Horn Toot! Study Reveals that Creativity & Culture Drive Economy

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chase jarvis seattle 100 congressman jay inslee

Yours truly pimping with Congressman Jay Inslee @ Seattle 100 launch - photo by pal Michal Garcia

The goals of creative expression are to make statements, to generate awareness, initiate reflection, feeling or action. We want the art to do work.

Such was the case with my Seattle 100 book & gallery exhibition. But, in truth, I had little understanding when I published the project how much or what kind of ‘work’ it would do. As it happened, the city appropriated the project as it’s own and generated a great bit of awareness on TV, radio – local, national, and all the proceeds went to charity. I thought the project was a success with simply that as the measure.

But today we’re celebrating a new milestone – something beyond my wildest dreams for the project… TheSeattle Mayor’s Office of Film & Music released a study that it has been quietly conducting for more than a year about the economic and cultural impact of the subjects of the Seattle 100 and their leadership by measuring the impact that art, creativity, and culture have on the economy of our city.

The results are very cool IMHO, having revealed that the personalities and their cultural categories we featured contributed more than $13 billion to the local economy as well as more than 170,000 jobs. While big numbers are impressive, what matters most to me is that it appears that results study of my creative project will directly inform, shape, and impact Seattle’s public policy. For, ultimately, the study reflects that creativity and culture drive business rather than the other way around – something that the Mayor has made clear that he will embrace in future decisions.

And while it’s not always–or even often–that art has such an obvious connection to social change, let the times like this remind us that creative toil is not lost.

From the foreword of the study…

The cultural identity of Seattle has long been appreciated for making Seattle a great place to live. But, as our economy has evolved over the years from traditional natural resource-based industries, our city’s cultural assets have proven to be an important factor in our current economic strength. This cultural identity now makes Seattle a great place to work.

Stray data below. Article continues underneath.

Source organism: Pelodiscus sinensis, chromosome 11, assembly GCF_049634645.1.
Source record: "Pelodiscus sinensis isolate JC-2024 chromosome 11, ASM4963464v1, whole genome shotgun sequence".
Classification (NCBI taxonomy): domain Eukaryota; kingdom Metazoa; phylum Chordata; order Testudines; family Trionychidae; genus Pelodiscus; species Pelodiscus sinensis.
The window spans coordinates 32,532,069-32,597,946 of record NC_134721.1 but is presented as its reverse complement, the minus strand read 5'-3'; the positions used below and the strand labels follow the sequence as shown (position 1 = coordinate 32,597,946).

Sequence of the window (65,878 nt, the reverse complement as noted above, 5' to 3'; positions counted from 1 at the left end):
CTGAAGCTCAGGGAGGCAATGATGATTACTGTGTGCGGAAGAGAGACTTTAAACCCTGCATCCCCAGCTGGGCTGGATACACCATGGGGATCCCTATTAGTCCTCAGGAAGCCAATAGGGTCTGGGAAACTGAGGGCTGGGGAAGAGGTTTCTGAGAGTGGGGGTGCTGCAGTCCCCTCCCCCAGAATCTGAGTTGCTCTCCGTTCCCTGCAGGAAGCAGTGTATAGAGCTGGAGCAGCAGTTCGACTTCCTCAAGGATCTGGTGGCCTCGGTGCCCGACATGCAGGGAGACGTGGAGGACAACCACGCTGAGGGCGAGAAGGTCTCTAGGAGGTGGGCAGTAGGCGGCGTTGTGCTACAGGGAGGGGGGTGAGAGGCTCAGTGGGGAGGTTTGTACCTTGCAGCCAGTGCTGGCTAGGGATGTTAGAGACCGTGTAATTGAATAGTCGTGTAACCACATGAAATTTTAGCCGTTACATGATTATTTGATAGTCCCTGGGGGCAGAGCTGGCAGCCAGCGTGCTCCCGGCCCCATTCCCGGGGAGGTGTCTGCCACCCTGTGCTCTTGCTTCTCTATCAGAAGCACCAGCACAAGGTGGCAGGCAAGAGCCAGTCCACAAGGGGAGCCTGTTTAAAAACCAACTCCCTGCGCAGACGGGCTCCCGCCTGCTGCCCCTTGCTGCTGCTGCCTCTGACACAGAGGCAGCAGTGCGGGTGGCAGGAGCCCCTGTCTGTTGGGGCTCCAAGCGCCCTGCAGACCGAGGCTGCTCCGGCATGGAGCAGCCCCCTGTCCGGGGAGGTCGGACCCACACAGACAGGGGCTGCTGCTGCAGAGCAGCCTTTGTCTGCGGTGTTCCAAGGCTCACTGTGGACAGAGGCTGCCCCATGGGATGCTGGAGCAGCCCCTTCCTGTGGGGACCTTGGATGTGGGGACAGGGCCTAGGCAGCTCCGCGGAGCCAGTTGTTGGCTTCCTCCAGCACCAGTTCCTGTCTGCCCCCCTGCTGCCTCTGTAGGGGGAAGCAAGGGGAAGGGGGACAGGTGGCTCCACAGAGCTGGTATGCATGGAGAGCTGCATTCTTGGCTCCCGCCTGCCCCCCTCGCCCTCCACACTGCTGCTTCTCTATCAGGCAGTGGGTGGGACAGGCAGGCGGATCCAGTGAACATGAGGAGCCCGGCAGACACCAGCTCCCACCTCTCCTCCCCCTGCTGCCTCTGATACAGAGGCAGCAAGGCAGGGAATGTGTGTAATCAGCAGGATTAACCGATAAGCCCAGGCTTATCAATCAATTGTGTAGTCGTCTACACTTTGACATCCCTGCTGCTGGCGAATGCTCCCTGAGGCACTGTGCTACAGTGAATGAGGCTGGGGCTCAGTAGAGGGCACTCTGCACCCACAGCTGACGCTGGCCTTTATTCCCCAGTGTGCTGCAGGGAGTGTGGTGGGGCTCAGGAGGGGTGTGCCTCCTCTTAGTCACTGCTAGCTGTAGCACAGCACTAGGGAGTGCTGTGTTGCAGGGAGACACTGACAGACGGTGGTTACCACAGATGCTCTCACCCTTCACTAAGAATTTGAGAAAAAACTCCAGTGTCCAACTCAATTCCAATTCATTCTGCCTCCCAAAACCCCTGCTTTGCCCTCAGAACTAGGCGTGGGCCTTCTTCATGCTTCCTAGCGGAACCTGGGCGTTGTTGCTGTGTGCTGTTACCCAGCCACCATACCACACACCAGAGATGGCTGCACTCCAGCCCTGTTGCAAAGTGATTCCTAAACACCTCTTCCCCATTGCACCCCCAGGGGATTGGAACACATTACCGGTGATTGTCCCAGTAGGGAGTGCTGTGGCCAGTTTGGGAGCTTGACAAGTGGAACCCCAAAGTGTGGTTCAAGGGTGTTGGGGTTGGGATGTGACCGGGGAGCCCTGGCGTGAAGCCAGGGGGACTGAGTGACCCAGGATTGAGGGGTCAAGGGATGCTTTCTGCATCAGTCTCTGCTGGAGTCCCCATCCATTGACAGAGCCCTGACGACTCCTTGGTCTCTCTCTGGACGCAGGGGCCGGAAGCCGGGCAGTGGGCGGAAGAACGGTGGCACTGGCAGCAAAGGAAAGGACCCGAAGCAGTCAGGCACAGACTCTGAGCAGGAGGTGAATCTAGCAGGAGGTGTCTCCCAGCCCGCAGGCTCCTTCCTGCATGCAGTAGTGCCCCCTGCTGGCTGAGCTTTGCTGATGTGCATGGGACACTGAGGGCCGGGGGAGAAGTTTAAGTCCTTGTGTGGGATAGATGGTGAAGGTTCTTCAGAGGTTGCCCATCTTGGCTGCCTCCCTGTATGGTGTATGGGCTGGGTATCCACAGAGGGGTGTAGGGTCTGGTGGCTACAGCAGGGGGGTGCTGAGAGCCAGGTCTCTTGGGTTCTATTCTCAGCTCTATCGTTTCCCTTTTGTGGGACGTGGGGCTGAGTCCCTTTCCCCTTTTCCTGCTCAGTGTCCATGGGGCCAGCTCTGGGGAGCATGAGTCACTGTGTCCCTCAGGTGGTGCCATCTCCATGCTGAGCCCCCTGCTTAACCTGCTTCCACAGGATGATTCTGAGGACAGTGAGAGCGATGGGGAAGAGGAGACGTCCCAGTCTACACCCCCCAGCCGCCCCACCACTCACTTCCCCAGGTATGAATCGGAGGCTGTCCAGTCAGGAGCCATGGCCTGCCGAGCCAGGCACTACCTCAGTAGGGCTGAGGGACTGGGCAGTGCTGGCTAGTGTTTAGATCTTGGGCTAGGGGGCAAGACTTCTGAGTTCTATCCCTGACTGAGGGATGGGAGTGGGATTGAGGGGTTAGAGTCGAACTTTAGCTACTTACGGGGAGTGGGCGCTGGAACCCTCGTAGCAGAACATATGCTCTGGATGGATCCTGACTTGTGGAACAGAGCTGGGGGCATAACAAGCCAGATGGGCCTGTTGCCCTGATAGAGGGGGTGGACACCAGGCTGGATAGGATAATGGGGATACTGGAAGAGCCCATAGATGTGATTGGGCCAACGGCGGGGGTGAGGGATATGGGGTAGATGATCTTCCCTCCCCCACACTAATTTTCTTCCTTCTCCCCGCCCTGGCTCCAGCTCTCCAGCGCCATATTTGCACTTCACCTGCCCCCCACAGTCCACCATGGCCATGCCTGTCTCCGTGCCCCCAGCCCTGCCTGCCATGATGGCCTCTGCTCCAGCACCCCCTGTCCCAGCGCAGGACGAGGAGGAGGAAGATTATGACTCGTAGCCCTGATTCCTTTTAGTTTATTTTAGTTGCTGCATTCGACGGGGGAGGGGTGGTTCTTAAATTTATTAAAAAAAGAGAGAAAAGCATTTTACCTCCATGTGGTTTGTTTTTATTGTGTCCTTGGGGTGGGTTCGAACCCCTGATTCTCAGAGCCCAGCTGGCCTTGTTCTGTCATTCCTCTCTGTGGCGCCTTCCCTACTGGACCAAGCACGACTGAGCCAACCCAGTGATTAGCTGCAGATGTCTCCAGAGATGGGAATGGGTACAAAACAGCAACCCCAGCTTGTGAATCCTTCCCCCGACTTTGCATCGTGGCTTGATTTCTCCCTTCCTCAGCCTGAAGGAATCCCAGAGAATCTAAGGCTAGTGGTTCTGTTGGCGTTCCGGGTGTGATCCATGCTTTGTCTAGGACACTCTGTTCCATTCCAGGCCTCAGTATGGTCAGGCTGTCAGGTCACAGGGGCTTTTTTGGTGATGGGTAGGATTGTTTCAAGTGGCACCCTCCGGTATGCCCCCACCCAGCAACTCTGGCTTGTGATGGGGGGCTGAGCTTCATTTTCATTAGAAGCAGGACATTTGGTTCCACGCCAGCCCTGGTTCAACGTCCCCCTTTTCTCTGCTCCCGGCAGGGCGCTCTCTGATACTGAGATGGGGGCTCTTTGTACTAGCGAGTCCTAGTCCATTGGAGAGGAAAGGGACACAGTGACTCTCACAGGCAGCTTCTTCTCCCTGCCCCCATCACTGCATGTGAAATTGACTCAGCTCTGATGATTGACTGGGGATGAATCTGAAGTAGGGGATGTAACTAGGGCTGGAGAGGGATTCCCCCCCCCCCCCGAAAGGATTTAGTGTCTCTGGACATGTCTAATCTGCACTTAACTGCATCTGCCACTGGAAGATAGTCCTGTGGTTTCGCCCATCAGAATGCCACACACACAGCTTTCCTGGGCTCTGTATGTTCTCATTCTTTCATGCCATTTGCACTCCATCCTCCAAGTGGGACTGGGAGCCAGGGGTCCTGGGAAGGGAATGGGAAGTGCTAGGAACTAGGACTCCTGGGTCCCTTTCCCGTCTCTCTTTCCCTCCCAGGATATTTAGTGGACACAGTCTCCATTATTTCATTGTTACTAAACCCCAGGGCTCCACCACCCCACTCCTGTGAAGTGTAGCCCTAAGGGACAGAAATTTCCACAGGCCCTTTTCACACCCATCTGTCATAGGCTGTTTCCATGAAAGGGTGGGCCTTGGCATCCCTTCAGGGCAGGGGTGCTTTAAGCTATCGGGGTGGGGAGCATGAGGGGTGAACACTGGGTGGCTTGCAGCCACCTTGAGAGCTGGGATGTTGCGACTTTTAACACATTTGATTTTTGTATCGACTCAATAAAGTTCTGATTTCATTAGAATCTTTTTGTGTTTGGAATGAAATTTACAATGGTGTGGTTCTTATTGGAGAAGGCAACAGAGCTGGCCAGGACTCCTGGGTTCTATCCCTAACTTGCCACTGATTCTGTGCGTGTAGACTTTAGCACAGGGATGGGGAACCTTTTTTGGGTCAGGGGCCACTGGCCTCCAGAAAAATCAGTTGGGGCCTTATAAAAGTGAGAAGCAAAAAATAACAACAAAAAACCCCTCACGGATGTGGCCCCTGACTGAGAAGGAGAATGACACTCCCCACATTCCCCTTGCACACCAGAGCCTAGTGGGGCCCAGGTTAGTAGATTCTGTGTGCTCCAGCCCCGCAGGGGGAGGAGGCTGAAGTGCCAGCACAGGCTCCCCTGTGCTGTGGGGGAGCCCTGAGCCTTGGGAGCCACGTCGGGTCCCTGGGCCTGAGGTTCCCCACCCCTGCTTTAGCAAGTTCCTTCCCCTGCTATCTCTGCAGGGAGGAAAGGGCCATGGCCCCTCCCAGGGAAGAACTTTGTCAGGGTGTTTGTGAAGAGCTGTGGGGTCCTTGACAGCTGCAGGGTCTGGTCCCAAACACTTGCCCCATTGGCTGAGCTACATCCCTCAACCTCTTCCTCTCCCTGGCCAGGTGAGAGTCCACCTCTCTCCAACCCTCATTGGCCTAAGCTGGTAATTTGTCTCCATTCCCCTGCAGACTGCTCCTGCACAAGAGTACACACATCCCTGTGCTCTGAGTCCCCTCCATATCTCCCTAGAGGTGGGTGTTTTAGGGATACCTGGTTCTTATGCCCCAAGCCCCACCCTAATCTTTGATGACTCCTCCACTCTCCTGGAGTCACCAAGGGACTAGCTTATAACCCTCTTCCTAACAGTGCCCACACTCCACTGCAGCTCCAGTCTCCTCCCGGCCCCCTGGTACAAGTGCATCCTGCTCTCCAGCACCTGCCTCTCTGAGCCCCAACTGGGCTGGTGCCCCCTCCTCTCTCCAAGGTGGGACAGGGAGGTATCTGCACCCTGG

As the Seattle 100 beautifully profiled leaders who are powering our city’s creativity today, I wondered about their measurable impacts to our region. Working to answer this question, I learned these individuals represent a substantial portion of our economy and form our vibrant identity to the world.

The Seattle 100’s impact demonstrates that innovation and creativity are Seattle’s new natural resources, fueling job creation and worldwide recognition. The results of this study position these cultural leaders in a new place, as an economic engine that drives our economy.
With this recognition comes an obligation to nurture our culture in order to continue enjoying economic prosperity. The result should be a commitment to understand and foster the value that the Seattle 100 and other cultural leaders bring to our city.

It is my hope that this uniquely presented information will be as useful to you as it has been to me in providing a heightened appreciation of culture as a true economic driver of the region.

James Keblas, Director
Seattle Mayor’s Office of Film & Music

In the even that you’re interested in reading the 52 page study, you can check it out here at the Seattle.gov.

The 11×11 inch, limited edition Seattle 100: Portrait of a Citybook is available here via Amazon while supply lasts.

Click thru the gallery images atop this page to check out the full story including some behind the scenes, or go here to the Seattle 100 microsite, or check out the S100 portrait gallery here on my main site.

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